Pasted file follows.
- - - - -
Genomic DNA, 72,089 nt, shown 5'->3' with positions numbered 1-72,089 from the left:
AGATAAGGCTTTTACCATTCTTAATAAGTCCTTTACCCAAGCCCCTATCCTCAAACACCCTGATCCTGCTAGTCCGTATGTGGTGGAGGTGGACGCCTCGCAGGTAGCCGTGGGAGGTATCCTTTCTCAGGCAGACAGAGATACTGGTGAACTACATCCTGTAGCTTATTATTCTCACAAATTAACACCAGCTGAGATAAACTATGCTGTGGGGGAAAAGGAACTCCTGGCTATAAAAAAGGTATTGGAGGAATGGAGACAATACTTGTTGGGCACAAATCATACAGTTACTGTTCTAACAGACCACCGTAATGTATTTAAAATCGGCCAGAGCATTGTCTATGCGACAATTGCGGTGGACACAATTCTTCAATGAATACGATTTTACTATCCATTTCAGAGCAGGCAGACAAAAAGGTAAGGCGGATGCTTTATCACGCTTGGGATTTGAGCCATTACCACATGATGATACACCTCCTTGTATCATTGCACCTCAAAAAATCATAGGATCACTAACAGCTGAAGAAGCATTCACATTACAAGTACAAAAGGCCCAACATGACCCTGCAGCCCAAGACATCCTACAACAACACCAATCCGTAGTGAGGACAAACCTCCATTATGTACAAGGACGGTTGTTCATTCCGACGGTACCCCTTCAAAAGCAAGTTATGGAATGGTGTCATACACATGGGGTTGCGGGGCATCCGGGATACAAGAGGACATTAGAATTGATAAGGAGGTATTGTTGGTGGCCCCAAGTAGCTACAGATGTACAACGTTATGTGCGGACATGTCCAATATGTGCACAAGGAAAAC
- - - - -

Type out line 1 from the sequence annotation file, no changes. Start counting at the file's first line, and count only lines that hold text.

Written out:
Genomic DNA, 72,089 nt, shown 5'->3' with positions numbered 1-72,089 from the left: